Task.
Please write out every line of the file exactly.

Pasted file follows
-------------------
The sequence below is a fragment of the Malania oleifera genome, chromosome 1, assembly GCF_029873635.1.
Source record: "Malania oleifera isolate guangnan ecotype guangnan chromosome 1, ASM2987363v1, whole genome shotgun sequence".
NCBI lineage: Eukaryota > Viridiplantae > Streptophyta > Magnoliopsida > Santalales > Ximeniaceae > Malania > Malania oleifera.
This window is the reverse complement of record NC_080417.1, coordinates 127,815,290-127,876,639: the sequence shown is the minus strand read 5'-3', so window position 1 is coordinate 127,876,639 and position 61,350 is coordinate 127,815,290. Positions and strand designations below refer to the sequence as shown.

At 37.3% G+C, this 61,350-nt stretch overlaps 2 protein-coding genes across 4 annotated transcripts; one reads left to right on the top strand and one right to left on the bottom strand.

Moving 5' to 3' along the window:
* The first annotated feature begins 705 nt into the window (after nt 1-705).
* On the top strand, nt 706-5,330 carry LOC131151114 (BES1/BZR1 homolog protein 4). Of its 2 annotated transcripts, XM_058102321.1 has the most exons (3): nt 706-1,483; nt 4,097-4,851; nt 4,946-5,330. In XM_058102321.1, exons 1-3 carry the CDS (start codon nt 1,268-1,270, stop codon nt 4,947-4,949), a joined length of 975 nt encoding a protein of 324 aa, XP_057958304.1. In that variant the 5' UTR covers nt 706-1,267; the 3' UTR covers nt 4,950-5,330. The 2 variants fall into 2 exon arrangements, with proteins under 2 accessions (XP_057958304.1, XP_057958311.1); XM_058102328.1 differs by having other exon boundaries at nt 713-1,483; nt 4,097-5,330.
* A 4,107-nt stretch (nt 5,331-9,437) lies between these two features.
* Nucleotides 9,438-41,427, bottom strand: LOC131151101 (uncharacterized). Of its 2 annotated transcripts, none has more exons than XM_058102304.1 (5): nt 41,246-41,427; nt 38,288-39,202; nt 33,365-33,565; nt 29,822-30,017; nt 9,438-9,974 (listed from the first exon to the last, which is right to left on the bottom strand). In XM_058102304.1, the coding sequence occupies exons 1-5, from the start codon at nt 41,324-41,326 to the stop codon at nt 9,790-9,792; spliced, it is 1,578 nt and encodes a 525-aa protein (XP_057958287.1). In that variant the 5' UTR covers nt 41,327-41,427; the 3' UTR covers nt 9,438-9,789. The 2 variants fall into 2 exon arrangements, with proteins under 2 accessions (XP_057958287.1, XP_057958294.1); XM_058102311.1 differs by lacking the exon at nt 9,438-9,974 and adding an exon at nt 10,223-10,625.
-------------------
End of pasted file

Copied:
The sequence below is a fragment of the Malania oleifera genome, chromosome 1, assembly GCF_029873635.1.
Source record: "Malania oleifera isolate guangnan ecotype guangnan chromosome 1, ASM2987363v1, whole genome shotgun sequence".
NCBI lineage: Eukaryota > Viridiplantae > Streptophyta > Magnoliopsida > Santalales > Ximeniaceae > Malania > Malania oleifera.
This window is the reverse complement of record NC_080417.1, coordinates 127,815,290-127,876,639: the sequence shown is the minus strand read 5'-3', so window position 1 is coordinate 127,876,639 and position 61,350 is coordinate 127,815,290. Positions and strand designations below refer to the sequence as shown.

At 37.3% G+C, this 61,350-nt stretch overlaps 2 protein-coding genes across 4 annotated transcripts; one reads left to right on the top strand and one right to left on the bottom strand.

Moving 5' to 3' along the window:
* The first annotated feature begins 705 nt into the window (after nt 1-705).
* On the top strand, nt 706-5,330 carry LOC131151114 (BES1/BZR1 homolog protein 4). Of its 2 annotated transcripts, XM_058102321.1 has the most exons (3): nt 706-1,483; nt 4,097-4,851; nt 4,946-5,330. In XM_058102321.1, exons 1-3 carry the CDS (start codon nt 1,268-1,270, stop codon nt 4,947-4,949), a joined length of 975 nt encoding a protein of 324 aa, XP_057958304.1. In that variant the 5' UTR covers nt 706-1,267; the 3' UTR covers nt 4,950-5,330. The 2 variants fall into 2 exon arrangements, with proteins under 2 accessions (XP_057958304.1, XP_057958311.1); XM_058102328.1 differs by having other exon boundaries at nt 713-1,483; nt 4,097-5,330.
* A 4,107-nt stretch (nt 5,331-9,437) lies between these two features.
* Nucleotides 9,438-41,427, bottom strand: LOC131151101 (uncharacterized). Of its 2 annotated transcripts, none has more exons than XM_058102304.1 (5): nt 41,246-41,427; nt 38,288-39,202; nt 33,365-33,565; nt 29,822-30,017; nt 9,438-9,974 (listed from the first exon to the last, which is right to left on the bottom strand). In XM_058102304.1, the coding sequence occupies exons 1-5, from the start codon at nt 41,324-41,326 to the stop codon at nt 9,790-9,792; spliced, it is 1,578 nt and encodes a 525-aa protein (XP_057958287.1). In that variant the 5' UTR covers nt 41,327-41,427; the 3' UTR covers nt 9,438-9,789. The 2 variants fall into 2 exon arrangements, with proteins under 2 accessions (XP_057958287.1, XP_057958294.1); XM_058102311.1 differs by lacking the exon at nt 9,438-9,974 and adding an exon at nt 10,223-10,625.